Twitter Arabic, Farsi, Hebrew and Urdu version launch

Twitter has rolled out versions of its site in right-to-left languages for the first time.

The micro-blog service is now available in Arabic, Farsi, Hebrew and Urdu.
It said 13,000 volunteers helped translate its menu options and support pages into the languages.
Experts said the move should help more "ordinary people" make use of the service, both to hold politicians to account and to tweet about their everyday life.
Twitter's blog said the translation volunteers included a Saudi blogger, an IT professional in Iran, the co-founders of the grassroots #LetsTweetInArabic campaign and a BBC journalist.
"Some of these volunteers live in regions where Twitter is officially blocked," it said.
"Their efforts speak volumes about the lengths people will go to make Twitter accessible and understandable for their communities."
Block busting
The service was blocked by authorities in Iran ahead of 2009's presidential elections and in Egypt during the 2011 protests that led to the ousting of President Hosni Mubarak.
Pakistan also temporarily prevented access to the site in 2010 citing "sacrilegious content" as the cause. The action followed one user's suggestion that members should upload pictures of the Prophet Muhammad which is not allowed under Islam.
However, some users were able to circumvent the bans by connecting to the net via proxy servers or using third-party smartphone apps that were not affected.
Annabelle Sreberny, professor of global media and communications at London's School of Oriental and African Studies, acknowledged that social networks and blogs had proved useful to protesters in the Middle East and Asia, but cautioned against overstating Twitter's significance.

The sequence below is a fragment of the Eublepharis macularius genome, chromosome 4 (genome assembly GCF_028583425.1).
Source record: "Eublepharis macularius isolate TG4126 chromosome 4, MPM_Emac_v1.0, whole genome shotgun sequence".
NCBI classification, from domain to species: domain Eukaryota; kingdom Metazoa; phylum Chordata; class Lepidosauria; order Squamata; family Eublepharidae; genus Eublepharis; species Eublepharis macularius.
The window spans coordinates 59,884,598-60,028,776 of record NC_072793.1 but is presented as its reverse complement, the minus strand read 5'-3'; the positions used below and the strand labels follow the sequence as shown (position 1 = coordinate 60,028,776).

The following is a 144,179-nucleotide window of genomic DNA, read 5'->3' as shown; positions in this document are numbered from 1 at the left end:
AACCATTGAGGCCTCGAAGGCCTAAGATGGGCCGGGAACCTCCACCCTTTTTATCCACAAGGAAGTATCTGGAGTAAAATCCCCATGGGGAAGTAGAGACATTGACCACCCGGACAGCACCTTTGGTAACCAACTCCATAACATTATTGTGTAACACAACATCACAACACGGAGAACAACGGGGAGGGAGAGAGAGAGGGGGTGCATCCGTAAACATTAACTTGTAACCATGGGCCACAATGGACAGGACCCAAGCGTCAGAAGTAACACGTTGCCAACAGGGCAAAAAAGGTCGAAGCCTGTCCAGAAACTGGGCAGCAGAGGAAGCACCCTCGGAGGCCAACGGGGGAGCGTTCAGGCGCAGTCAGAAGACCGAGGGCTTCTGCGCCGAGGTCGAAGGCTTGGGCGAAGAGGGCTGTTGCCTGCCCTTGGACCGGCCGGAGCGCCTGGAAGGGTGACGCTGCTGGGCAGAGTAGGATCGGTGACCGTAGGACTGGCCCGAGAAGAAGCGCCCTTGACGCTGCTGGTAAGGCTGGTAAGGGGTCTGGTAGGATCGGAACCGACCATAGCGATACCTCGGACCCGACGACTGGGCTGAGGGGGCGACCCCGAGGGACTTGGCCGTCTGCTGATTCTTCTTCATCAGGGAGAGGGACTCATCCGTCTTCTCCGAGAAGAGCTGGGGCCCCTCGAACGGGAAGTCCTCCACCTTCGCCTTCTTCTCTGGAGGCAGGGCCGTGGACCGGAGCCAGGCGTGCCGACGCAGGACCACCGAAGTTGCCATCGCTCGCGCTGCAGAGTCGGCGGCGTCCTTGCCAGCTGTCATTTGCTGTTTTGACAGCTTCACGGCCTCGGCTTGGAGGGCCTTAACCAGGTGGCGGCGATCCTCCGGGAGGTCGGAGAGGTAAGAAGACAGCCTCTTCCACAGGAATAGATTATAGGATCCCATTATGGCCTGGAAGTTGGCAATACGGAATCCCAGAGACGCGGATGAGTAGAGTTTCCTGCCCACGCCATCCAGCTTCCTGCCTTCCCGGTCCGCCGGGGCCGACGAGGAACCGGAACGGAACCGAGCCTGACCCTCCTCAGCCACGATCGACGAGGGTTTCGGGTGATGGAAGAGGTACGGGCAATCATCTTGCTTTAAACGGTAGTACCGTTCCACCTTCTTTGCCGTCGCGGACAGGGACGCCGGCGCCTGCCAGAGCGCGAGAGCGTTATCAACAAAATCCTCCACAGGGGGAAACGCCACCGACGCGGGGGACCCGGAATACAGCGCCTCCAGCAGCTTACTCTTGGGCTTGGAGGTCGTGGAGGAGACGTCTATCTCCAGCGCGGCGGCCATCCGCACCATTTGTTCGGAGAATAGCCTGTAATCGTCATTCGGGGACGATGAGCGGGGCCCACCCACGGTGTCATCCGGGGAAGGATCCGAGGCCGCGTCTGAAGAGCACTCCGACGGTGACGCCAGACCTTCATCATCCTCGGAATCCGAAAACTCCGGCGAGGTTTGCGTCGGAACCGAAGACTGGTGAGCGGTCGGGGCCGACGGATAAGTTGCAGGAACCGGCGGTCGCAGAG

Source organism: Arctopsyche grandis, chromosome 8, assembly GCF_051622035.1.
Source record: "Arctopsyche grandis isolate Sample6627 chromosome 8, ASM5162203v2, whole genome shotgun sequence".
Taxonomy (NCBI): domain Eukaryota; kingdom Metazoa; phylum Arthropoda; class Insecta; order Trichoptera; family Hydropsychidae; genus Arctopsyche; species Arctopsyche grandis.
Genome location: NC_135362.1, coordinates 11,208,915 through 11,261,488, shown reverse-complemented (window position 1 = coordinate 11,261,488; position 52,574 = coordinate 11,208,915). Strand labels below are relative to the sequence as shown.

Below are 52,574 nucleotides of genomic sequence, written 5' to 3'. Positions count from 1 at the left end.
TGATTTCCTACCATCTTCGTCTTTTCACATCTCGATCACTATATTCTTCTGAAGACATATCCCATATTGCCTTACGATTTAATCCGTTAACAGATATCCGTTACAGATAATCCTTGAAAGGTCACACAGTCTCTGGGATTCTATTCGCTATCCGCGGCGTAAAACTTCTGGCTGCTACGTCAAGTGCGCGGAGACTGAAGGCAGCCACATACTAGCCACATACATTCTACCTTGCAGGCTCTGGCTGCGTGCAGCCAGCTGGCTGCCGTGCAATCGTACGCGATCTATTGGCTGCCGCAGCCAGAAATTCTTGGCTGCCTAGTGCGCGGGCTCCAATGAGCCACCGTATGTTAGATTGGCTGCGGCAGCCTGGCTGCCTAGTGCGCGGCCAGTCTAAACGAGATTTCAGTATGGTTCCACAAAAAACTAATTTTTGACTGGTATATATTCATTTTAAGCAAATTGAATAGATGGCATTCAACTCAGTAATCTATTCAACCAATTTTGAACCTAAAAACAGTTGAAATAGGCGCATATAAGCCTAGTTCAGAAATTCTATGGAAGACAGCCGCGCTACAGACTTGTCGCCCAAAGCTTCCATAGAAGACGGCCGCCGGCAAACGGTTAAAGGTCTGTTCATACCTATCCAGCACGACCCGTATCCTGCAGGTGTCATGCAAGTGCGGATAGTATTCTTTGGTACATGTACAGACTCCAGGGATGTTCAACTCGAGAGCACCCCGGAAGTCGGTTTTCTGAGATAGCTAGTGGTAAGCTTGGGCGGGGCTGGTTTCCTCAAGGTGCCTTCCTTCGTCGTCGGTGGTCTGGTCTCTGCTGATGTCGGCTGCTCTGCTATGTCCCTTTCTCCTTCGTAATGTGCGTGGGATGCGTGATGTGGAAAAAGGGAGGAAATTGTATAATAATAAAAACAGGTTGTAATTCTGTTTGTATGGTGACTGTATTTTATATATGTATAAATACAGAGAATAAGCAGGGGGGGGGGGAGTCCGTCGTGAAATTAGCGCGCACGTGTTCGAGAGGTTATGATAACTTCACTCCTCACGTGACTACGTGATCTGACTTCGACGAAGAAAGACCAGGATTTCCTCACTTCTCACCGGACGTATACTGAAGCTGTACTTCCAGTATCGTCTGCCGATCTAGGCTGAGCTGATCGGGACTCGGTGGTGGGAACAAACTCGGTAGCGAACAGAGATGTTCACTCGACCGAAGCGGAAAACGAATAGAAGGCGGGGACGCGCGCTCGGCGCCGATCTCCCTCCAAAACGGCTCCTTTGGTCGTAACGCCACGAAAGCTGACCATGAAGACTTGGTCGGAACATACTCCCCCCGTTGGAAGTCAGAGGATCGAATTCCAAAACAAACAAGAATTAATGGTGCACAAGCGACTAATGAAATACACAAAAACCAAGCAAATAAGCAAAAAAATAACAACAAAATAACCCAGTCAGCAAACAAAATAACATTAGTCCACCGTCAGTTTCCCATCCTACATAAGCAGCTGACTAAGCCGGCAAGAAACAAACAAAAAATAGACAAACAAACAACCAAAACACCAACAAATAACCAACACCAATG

"Twitter has been overhyped in its role in the [Iranian] 2009 stolen election and in the Tunisian uprising that then overthrew Ben Ali," she told the BBC.
"It is just one among a range of tools and platforms that people use."
However, the professor added that tailoring the service to local audiences would help it become more influential.
"I think the parallel would be the making available of tools to help people blog in Persian in 2002-3 by Hossein Derakshan. His manual on how to blog in the language helped trigger a huge boom in Persian voices on the internet."
Technical challenge
Twitter said that integrating the use of right-to-left content had posed it a "unique" challenge.
It noted that some tweets still needed to include left-to-right material to allow users to mention subject hashtags or other members' account names written in other languages.
To address this it said its engineers had built new tools for the site to ensure the text and numbers would still look normal.
The firm said it was now available in 28 languages and would announce an appeal for people to help further increase that number at an unspecified date.